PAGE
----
18
April
2017
|
10:00 AM
America/New_York

Working the lines with Brandon Sanders

Brandon SandersThe work of a lineman has changed a lot in the 79 years since Jackson EMC hired its first one; in 1938 linemen worked without bucket trucks, dug and set poles by hand and completed all of their work without the protection of safety gear. Today, the job is much different. To see what a typical day is like on the job, meet Brandon Sanders, a Jackson EMC lineman apprentice.

“Nothing’s ever the same,” Brandon said, about a typical day on the job. “It may look the same on a piece of paper, but each job is different; that’s what keeps it interesting.”

Brandon is one of 119 linemen serving Jackson EMC’s members every day.

8:00 A.M. Every day might be a little different, but they all start at 8 a.m. with a crew meeting. Brandon gathers with the rest of his team (five other linemen and a foreman) for the first meeting of the day. They learn about the day’s jobs and everyone contributes to the plan on how to attack the day.

“There are some things we do on a normal basis that some people wouldn’t want to do, but we work together as linemen to carry out that plan safely. We all look out for each other,” he said. “Safety is emphasized here – above everything else. That’s a tremendous thing.”

All Jackson EMC employees attend monthly safety meetings, although the content can vary based on your job function. Linemen cover topics including outage restoration, grounding and blood-borne pathogens. All employees are CPR and first-aid certified and complete defensive driving courses.

8:30 A.M. By 8:30 a.m. the crew members are gathering the necessary equipment, tools and water needed for the day - some supplies and equipment have already been collected the night before. Within a few minutes, the trucks are loaded and headed to the jobsite. Most of this day will be spent installing transformers in a new subdivision. Yesterday, this crew spent several hours running the wire underground to serve this neighborhood. (Jackson EMC began running wire underground in the 1960s). Banana peelers, speed strippers, adjustable end strippers and semi-conductor scorers are specialty tools developed to make underground line work faster and more precise. Wire is insulated; to complete the electric circuit, the electrical wire must be exposed by stripping off the insulation. These precision tools help linemen complete their work more efficiently. “We didn’t always have these tools,” said Charlie Watson, Jackson EMC operations superintendent. “They all do about the same thing, but the most important thing is they prevent linemen from accidentally cutting too deep, or over cutting the wire.”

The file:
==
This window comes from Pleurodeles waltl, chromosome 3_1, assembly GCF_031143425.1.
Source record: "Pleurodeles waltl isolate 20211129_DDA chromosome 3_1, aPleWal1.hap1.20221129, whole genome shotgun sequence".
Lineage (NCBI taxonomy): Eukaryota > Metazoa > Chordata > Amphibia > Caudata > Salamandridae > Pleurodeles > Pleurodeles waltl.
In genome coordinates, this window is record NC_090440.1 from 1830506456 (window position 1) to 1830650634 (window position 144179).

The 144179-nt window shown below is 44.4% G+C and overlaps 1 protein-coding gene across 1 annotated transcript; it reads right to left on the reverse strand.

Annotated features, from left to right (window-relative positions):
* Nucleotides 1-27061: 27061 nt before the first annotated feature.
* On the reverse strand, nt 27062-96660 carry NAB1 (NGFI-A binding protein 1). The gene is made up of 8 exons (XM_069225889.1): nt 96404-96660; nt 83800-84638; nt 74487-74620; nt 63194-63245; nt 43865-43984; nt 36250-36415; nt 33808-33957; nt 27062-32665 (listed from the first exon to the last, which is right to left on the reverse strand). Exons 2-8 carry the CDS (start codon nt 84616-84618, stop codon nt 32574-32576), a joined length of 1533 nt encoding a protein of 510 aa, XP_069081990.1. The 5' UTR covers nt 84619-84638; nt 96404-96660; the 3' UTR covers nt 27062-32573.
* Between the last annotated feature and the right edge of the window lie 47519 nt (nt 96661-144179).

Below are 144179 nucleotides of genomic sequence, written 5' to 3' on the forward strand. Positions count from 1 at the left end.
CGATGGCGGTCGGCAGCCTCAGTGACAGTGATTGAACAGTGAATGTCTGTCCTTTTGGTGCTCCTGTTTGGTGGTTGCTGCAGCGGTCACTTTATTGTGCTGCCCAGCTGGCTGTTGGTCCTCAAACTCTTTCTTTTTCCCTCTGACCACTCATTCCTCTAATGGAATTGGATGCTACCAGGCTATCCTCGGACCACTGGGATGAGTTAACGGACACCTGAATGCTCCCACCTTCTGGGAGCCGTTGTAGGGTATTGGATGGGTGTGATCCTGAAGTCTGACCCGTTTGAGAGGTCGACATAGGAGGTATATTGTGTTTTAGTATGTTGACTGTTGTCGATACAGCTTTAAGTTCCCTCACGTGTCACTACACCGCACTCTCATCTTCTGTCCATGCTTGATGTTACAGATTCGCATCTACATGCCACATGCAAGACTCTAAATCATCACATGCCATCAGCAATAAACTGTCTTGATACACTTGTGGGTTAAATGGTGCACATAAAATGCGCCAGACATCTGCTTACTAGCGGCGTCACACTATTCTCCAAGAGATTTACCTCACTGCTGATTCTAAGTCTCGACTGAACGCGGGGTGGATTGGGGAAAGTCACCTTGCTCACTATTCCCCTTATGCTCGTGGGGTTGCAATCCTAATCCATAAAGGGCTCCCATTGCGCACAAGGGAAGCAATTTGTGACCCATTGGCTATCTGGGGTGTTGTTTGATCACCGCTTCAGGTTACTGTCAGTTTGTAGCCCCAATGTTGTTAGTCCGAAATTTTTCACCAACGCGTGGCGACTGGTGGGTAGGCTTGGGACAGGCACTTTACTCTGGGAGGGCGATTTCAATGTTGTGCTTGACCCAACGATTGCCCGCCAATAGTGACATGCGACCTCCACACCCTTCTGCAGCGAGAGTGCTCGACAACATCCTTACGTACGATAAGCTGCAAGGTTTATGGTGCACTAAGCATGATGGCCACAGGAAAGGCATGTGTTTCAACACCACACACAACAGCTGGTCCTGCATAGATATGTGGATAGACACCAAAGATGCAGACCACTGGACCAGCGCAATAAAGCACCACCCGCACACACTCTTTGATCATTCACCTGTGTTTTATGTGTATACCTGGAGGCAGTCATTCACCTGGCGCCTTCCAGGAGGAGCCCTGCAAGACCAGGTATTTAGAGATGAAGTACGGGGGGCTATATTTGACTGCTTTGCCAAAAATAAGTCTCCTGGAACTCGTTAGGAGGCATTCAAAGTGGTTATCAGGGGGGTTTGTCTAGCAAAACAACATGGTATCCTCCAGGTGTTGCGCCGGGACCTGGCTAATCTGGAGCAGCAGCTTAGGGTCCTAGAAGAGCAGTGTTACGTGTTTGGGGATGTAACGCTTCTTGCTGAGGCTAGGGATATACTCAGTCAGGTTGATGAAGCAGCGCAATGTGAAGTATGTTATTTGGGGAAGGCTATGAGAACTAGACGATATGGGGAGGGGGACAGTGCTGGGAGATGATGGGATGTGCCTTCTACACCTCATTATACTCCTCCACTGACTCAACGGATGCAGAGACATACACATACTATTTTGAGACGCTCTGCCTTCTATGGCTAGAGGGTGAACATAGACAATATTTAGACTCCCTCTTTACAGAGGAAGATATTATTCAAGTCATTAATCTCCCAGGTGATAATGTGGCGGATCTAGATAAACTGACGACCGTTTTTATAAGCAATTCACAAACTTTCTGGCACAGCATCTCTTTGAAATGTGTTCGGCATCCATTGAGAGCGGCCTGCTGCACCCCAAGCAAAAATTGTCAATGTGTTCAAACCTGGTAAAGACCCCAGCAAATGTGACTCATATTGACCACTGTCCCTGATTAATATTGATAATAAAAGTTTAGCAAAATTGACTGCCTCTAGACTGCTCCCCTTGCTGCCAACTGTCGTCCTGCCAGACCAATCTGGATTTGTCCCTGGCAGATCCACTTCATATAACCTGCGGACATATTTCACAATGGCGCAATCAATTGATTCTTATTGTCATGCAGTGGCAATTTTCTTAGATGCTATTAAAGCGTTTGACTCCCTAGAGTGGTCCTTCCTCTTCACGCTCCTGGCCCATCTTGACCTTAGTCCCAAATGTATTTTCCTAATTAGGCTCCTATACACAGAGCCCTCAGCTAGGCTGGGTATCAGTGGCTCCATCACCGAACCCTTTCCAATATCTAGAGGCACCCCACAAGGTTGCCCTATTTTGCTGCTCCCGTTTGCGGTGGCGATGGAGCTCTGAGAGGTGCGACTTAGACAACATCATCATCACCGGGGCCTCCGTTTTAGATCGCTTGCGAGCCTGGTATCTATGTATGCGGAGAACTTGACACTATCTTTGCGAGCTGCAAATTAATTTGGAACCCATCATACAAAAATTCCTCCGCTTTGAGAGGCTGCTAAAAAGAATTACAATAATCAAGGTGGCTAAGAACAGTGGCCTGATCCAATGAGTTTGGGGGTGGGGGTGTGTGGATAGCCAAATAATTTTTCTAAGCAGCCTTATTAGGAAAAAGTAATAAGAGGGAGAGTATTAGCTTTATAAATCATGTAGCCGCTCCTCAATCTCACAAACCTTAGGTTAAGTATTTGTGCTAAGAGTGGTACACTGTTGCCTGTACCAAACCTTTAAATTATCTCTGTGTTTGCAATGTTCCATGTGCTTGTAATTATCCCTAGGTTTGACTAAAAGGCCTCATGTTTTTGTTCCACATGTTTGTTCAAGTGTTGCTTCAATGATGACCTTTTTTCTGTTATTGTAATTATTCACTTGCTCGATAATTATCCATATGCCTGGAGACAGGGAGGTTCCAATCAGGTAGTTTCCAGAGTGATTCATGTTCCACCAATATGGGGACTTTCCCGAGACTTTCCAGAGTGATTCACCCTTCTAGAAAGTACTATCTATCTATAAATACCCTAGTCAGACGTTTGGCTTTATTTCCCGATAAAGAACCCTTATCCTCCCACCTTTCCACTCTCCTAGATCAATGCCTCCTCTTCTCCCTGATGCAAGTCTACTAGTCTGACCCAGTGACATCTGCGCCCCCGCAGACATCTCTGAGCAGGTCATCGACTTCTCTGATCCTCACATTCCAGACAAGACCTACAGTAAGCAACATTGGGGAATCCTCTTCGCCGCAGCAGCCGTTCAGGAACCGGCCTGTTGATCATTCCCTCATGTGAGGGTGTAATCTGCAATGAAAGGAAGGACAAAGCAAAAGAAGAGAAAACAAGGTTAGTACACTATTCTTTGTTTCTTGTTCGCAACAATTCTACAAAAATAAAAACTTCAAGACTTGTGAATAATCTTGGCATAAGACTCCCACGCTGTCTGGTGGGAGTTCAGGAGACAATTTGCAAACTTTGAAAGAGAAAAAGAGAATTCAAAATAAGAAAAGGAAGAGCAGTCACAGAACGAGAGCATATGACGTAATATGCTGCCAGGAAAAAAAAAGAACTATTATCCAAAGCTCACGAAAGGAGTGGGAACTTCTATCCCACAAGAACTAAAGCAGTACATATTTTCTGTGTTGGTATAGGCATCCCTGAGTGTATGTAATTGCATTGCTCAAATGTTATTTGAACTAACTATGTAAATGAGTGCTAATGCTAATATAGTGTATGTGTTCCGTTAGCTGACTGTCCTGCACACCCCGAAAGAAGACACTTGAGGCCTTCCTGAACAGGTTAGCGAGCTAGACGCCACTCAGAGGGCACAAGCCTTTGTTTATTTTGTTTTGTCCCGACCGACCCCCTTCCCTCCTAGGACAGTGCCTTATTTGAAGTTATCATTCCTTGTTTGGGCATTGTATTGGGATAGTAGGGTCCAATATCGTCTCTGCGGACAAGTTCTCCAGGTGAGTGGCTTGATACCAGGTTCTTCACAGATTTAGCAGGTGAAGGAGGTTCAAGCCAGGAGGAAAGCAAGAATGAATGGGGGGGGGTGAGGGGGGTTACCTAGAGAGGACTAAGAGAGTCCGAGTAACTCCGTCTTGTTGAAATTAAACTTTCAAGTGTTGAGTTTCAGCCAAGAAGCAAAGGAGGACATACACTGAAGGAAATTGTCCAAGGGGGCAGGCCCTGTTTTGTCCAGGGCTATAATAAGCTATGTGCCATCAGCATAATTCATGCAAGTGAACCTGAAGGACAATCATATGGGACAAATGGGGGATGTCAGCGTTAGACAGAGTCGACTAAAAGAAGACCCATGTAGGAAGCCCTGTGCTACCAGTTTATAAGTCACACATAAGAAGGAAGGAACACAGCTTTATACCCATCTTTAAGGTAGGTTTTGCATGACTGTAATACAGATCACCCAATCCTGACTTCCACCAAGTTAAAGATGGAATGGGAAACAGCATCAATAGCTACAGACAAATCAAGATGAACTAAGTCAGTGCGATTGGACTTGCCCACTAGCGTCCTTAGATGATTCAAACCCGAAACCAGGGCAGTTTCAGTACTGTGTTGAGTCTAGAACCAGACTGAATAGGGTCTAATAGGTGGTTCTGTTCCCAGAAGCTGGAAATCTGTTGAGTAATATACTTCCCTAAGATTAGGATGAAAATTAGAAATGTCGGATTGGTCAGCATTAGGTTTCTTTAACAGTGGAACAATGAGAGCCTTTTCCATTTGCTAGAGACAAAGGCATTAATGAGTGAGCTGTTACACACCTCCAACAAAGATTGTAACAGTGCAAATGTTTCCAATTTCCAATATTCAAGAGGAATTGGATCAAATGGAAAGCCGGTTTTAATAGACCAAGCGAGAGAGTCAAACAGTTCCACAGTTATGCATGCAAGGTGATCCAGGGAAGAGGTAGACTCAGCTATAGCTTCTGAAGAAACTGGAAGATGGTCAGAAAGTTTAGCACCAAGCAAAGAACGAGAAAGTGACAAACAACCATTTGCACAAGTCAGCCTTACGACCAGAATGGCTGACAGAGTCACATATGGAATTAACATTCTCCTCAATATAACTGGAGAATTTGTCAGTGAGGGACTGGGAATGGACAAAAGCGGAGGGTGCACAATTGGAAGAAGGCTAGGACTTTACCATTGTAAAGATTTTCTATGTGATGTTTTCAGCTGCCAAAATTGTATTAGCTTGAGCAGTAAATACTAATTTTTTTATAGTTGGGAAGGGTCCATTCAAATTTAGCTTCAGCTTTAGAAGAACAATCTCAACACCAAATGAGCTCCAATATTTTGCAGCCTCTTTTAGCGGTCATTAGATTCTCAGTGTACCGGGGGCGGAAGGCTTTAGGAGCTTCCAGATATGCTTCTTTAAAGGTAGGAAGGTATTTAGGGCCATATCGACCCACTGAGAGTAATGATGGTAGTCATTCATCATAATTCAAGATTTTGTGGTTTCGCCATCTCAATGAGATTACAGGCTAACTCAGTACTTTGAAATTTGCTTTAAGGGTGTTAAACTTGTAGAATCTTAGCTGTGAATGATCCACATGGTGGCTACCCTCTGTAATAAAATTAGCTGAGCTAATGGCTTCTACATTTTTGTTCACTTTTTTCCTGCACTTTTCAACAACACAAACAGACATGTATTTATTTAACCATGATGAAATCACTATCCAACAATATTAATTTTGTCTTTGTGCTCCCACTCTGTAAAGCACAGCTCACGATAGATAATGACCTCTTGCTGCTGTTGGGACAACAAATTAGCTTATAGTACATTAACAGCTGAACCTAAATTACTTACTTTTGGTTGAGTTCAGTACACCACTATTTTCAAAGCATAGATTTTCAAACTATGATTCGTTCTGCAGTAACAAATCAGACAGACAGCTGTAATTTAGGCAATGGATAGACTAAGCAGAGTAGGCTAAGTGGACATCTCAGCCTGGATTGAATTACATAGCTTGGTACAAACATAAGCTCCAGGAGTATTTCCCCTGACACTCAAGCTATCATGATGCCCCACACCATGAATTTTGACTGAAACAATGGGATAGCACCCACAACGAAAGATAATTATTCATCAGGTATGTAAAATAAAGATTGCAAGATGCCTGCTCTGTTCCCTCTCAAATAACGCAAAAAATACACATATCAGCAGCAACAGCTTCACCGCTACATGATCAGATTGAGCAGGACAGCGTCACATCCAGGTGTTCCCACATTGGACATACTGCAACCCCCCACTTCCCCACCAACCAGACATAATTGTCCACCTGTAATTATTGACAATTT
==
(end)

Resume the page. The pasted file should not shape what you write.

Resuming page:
Over cutting, Charlie explains, can shorten the lifespan of the equipment.

11:30 A.M. By 11:30 a.m. two transformers have been set. Today, the entire group is grabbing lunch together. Some other crews will join them at a nearby restaurant. Most days, however, they eat a sandwich on the jobsite.

After lunch, it’s back to the neighborhood to continue the work installing the transformers to serve a section of the new neighborhood. First, the crew needs to hand dig about 200 feet of cable to uncover the existing lines.

“This project started several months ago, and we’ve had some rain recently so we want to be sure those lines are still where they’re marked,” said David Halloway, Jackson EMC line foreman.

With four men digging, it took only a few minutes to expose the wire. Now, work continues setting the third and final transformer for the eight-home section of the subdivision. Every task includes a team: Setting the concrete foundation requires a ground man and a boom truck operator, wiring the transformer goes much faster with two people stripping insulation and running ground wire, digging holes is faster (and more fun) with more than one shovel in the ground. While this work is going on, there’s a support team of foremen, dispatchers and system control working to ensure the lines are safe.

4:00 P.M. At 4 p.m. the crew heads back to the office to get ready for the next day. As they exit the trucks, they’re moving equipment from one truck to another, planning for what they’ll need the next day. Brandon settles down at a table in the breakroom with a few other linemen for a quick card game. He’ll stay late today to help light a new billboard. They have to cut power to some other nearby businesses to make the connection, so they’re hanging around until after 5 p.m. when the other businesses close their doors so they can get to work.

10:00 P.M. A wind storm blows some trees down and Brandon gets the call to come into work.

“When system control calls you with an outage, they can pretty much tell you where it is,” Brandon said. “They can give you a fuse, a recloser, or a viper and they can guide you on in to where it is and most of the time they’re right.”

This time, the outage took Brandon and his partner through the woods, across a creek and into a pasture. He spends several hours working to get his neighbor’s lights back on.

Because he’s spent so many hours of overtime today, he’ll get the day off tomorrow. Which, he’ll probably spend at least some of fishing.